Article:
Perched in the highlands of Gangwon Province, Hwacheon is a rural county within reach of the armistice line between South and North Korea. Some parts are as close as nine kilometers from the demilitarized zone; unit after unit of troops stands in the county’s silent mountain ranges, in areas restricted to civilians for security purposes.
But outside the restricted area, just a few kilometers away from the military camps, stands Forest Art School, run by a middle-aged couple. “School” may not be the right word for the quaint one-story building and smaller container structure that serve multiple purposes, including as a gallery, café, art shop and even lodgings.
Until the mid-80s, this “school” was an actual public school, with over 120 students. But the number of students began to dwindle each year, until the institution shut its doors in 1999. Over a decade later, the artist couple came in and, with permission from the local municipality, renovated the deserted site into a multi-functional art space. In 2014, it attracted over 300 visitors.
Hwacheon’s successful conversion story is noteworthy, but also common. Turning abandoned schools into other productive facilities has become an increasingly widespread practice in South Korea.
Since the 70s, urbanization has left rural areas underpopulated, especially of young people. This meant that primary and secondary schools struggled with low enrollment. Some schools even ended up with more faculty members than students. Local governments started closing down or merging schools with fewer than 100 students.
From 1982 to 2016, over 3,600 primary and secondary schools closed down in South Korea. Almost 90 percent of these were located in provincial areas.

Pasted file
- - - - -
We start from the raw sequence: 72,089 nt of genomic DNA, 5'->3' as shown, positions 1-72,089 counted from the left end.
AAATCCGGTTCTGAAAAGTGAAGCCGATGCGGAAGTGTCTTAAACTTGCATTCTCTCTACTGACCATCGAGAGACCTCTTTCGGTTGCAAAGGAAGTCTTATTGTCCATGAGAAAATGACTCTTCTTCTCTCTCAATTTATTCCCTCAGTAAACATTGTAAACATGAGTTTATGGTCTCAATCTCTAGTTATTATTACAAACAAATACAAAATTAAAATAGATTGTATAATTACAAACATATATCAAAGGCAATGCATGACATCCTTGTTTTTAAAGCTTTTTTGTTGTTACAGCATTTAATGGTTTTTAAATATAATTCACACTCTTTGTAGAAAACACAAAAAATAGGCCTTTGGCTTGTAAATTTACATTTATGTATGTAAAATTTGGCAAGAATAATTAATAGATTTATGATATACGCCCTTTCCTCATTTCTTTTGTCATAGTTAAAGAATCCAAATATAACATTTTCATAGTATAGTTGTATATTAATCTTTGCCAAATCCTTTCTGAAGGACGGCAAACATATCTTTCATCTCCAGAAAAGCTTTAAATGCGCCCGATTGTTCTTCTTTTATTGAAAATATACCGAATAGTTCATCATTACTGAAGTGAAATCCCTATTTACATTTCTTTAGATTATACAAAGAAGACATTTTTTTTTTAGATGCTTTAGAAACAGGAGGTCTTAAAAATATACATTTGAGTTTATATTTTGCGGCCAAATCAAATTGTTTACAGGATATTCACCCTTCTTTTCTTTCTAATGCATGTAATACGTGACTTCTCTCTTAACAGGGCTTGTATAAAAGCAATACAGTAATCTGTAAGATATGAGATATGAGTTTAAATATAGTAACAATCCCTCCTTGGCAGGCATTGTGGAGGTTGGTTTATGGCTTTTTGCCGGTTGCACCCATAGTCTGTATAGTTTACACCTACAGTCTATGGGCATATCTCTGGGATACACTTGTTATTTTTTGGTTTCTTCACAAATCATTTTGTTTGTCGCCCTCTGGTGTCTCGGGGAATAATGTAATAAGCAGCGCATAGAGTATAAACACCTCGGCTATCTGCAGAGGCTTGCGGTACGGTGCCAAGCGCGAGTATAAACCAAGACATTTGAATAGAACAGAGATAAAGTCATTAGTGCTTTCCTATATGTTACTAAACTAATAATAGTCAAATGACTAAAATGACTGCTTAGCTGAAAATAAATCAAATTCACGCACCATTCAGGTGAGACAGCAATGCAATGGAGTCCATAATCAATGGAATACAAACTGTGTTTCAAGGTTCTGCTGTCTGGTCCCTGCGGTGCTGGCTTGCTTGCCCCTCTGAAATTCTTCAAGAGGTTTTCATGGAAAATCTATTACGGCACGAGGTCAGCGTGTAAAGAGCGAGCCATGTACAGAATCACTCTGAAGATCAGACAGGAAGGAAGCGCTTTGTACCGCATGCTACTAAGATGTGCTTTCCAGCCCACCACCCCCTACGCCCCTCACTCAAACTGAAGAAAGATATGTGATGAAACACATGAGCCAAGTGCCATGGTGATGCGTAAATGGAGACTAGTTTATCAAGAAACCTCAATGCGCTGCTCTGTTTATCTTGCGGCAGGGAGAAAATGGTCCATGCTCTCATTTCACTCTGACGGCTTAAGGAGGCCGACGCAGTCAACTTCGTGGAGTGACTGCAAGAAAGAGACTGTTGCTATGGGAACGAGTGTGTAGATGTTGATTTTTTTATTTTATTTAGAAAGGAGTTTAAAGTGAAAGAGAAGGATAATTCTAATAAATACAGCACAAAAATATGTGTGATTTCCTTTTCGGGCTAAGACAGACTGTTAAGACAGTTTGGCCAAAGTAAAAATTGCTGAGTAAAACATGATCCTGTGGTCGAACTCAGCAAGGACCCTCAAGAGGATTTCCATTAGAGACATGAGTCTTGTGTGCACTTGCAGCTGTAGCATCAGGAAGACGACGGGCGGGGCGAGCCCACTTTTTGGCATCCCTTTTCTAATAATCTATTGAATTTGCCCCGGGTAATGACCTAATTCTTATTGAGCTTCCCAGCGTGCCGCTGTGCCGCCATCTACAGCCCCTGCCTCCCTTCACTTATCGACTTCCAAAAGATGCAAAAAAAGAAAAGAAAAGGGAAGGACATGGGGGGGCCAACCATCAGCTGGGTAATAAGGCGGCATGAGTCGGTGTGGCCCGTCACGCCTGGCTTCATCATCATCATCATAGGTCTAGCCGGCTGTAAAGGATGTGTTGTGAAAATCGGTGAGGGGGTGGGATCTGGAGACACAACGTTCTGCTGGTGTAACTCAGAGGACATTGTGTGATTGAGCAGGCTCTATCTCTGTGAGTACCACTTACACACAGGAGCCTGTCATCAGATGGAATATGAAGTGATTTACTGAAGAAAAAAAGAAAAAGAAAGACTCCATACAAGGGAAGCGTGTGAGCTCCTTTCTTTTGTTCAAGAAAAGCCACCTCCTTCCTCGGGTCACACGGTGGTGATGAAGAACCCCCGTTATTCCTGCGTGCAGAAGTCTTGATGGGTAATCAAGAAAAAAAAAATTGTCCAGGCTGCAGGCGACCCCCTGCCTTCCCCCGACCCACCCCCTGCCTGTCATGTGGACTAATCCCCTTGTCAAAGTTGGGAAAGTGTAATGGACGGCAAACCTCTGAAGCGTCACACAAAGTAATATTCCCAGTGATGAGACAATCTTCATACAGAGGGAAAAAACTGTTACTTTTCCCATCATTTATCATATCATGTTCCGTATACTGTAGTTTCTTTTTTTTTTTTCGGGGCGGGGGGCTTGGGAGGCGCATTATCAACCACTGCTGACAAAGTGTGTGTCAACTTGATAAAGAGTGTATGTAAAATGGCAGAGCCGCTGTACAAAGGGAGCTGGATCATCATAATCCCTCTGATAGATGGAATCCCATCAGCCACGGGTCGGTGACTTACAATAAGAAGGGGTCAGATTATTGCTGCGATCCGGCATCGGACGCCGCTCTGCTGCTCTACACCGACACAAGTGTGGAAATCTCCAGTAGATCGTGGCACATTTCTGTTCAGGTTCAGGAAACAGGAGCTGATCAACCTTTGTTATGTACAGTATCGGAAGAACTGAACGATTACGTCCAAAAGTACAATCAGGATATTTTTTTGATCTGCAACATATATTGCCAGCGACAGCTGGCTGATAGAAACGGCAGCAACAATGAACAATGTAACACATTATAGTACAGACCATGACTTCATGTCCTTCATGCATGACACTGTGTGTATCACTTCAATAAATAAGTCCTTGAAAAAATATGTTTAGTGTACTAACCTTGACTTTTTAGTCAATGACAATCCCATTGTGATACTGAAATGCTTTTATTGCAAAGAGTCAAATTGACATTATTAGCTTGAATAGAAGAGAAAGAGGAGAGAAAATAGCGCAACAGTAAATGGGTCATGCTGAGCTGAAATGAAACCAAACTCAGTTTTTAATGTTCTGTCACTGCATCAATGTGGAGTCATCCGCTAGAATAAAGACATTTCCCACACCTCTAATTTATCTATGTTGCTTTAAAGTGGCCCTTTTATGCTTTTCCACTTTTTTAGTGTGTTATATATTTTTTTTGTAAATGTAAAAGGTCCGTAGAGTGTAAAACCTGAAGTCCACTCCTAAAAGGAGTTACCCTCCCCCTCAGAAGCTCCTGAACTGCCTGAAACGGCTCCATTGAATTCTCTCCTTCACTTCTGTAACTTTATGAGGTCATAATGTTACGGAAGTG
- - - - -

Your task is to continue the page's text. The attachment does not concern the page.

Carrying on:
Until the early 2000s, closed schools mostly stood neglected with broken windows and vandalized walls. But then, local governments started using these abandoned properties to generate revenue. Case in point: the Forest Art School, which rented the properties from the Hwacheon government. By 2016, local governments nationwide sold off over 2,300 abandoned schools, or 87 percent of the total number, while converting almost 1,000 others into useful facilities.
And the possibilities of transformations are endless. Since the majority of abandoned schools are located in the countryside, many take advantage of their vicinity to nature to attract outsiders and revitalize rural communities. Schools are turned into eco-parks, campsites, and eco-schools for experiential learning. For example, at Hapcheon Canoe Academy in South Gyeongsang Province, you can learn how to paddle canoes in the nearby river. For a few years, it even taught how to build canoes.
Others serve people in need. In areas where many of the abandoned schools are located, the residents are generally aging. Many of the schools are converted into recreational centers for the elderly and disabled, providing platforms for education, interaction and rehabilitation. At Cheongsong Senior Club in North Gyeongsang, for example, the elderly can learn skills like making natural soap, either for job-seeking reasons or simply to keep themselves occupied.
Some facilities serve the original purpose of education. At Busan Global Village, kids and adults can come for interactive and hands-on English learning. In North Jeolla Province, the National Center for Youth Internet Addiction Treatment provides an alternative education to rehabilitate young addicts glued to their electronic devices.
Elsewhere, art galleries, performance venues and exhibition centers provide enriching cultural experiences, while places like Yangsan Cheese Valley in South Gyeongsang offer educational programs like cheese-making.
Last December, lawmakers at the National Assembly passed a revision to the Special Act for the Promotion of Utilization of Abolished School Properties, to open up more possibilities for the use of abandoned schools. The amendment is not yet in effect; but once it is, it may become possible for private contractors to facilitate the purchase of abandoned schools.
Cover image: Over 3,500 schools have closed down over three decades in South Korea. Some have transformed into useful facilities. (Source: Wikipedia Commons)
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